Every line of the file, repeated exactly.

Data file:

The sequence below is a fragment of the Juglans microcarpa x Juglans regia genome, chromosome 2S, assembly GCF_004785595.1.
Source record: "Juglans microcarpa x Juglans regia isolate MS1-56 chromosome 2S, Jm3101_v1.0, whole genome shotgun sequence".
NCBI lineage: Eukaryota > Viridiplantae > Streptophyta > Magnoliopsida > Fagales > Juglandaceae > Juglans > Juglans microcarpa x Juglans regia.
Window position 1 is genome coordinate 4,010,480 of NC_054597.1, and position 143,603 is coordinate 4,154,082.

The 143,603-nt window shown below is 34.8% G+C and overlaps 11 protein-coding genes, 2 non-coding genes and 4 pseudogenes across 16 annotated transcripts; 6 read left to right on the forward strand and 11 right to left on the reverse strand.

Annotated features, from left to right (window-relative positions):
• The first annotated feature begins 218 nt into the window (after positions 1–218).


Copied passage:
The sequence below is a fragment of the Juglans microcarpa x Juglans regia genome, chromosome 2S, assembly GCF_004785595.1.
Source record: "Juglans microcarpa x Juglans regia isolate MS1-56 chromosome 2S, Jm3101_v1.0, whole genome shotgun sequence".
NCBI lineage: Eukaryota > Viridiplantae > Streptophyta > Magnoliopsida > Fagales > Juglandaceae > Juglans > Juglans microcarpa x Juglans regia.
Window position 1 is genome coordinate 4,010,480 of NC_054597.1, and position 143,603 is coordinate 4,154,082.

The 143,603-nt window shown below is 34.8% G+C and overlaps 11 protein-coding genes, 2 non-coding genes and 4 pseudogenes across 16 annotated transcripts; 6 read left to right on the forward strand and 11 right to left on the reverse strand.

Annotated features, from left to right (window-relative positions):
• The first annotated feature begins 218 nt into the window (after positions 1–218).